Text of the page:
Breaking down Trump's North Korea tweet
Posted August 11
President Donald Trump's declared Friday morning that US military solutions are "locked and loaded" should North Korea act "unwisely."
The President's tweet came after days of escalating statements between Trump and North Korean leader Kim Jong Un, which led CNN's "New Day" anchor Chris Cuomo to wonder if "using language that sounds like the title cards for UFC fights" was the best approach to diplomacy.
"Rhetoric from the President is hard to ignore or just write off to, 'Well, North Korea always says stuff like this; we're just saying it back at this point,'" said CNN Politics Editor-at-large Chris Cillizza.
He pointed out that Trump's fiery rhetoric -- which is notably different from the "strategic patience" approach of former President Barack Obama -- has a lot of power and his willingness to be so bold as to talk about nuclear escalation using terms like "fire and fury" or say America's weapons are "locked and loaded" is part of the reason he was elected by the American people.
The issue, according to Cillizza, is how people in North Korea perceive Trump's statements.
Richard Grenell, a former spokesman for the US at the United Nations and one of the President's earliest and most vocal foreign policy supporters, said that view shortchanged Trump's full statement.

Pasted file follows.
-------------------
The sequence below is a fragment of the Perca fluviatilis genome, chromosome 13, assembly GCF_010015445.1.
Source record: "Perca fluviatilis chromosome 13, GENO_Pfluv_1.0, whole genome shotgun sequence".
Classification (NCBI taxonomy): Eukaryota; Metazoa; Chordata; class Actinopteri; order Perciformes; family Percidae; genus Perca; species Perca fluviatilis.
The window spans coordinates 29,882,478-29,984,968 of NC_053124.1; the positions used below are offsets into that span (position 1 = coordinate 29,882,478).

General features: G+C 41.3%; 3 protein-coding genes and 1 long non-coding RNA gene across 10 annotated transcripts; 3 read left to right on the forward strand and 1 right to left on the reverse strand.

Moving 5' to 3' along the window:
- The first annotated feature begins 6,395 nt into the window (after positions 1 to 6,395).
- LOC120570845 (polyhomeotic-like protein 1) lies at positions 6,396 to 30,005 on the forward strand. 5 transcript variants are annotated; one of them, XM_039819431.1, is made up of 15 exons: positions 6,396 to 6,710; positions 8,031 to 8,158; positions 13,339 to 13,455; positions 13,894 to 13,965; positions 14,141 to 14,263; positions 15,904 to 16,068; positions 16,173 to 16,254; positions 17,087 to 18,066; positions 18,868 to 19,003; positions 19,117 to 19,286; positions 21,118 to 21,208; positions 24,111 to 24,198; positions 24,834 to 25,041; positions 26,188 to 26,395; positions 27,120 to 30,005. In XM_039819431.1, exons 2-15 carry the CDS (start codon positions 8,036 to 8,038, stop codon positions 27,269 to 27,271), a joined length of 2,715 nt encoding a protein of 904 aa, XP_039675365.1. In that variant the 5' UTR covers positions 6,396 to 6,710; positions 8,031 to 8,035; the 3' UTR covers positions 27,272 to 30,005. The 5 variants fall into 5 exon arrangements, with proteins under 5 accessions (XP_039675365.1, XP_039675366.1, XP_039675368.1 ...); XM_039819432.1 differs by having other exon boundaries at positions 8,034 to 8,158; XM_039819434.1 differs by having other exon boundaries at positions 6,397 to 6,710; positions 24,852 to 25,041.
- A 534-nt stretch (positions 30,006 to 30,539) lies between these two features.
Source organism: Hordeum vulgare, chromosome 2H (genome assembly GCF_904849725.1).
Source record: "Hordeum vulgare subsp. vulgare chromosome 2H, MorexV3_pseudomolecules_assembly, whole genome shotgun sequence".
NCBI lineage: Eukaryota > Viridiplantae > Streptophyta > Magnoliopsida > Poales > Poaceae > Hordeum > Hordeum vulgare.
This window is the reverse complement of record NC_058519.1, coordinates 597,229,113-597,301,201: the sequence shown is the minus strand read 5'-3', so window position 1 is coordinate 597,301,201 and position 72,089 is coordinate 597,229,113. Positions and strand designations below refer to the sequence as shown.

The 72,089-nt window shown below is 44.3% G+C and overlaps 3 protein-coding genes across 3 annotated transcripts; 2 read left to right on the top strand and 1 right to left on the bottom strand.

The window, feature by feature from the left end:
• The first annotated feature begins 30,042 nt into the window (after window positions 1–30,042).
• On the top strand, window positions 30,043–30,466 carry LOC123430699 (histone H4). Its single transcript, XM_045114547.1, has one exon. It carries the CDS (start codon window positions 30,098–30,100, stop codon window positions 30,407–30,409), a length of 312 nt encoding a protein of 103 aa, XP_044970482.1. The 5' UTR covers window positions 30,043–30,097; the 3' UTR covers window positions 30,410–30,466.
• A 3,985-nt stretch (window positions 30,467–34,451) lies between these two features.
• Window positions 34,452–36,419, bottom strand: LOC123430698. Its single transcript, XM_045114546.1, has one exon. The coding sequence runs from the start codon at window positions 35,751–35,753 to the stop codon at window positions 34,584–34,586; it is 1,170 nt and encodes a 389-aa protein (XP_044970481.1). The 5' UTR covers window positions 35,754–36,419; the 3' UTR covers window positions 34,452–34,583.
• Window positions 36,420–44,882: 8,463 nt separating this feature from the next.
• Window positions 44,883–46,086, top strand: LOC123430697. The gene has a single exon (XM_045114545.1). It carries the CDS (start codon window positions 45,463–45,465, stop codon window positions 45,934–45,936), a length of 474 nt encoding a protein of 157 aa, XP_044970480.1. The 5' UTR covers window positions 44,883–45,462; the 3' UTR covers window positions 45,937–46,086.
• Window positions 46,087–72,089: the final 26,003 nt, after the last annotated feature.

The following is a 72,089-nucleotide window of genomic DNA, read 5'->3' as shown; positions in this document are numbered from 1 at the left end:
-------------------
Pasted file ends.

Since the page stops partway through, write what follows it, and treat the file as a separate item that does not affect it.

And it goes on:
"Political types are going to keep trying to message 'locked and loaded.' They're missing the rest of the sentence and I think it's really disingenuous and shameful to not continue the rest of the sentence," Grenell said, referencing Trump's addendum in Friday morning's tweet: "should North Korea act unwisely."
He continued, "He's talking about a missile defense program at this point. He's talking about playing defense."
He and Cillizza then went back and forth over the different ways in which the tweet could be read, both by Americans and North Koreans, particularly Kim.
"I do think you have to look at the fact that not every person is going to read every word of that," Cillizza noted.
Grenell responded, "What I hear you saying is that people are only reading half a tweet and I find that to be crazy. I find that to be what politics and political people in Washington, DC, try to do when they're partisan. This is a serious policy; we need serious policy people stepping up."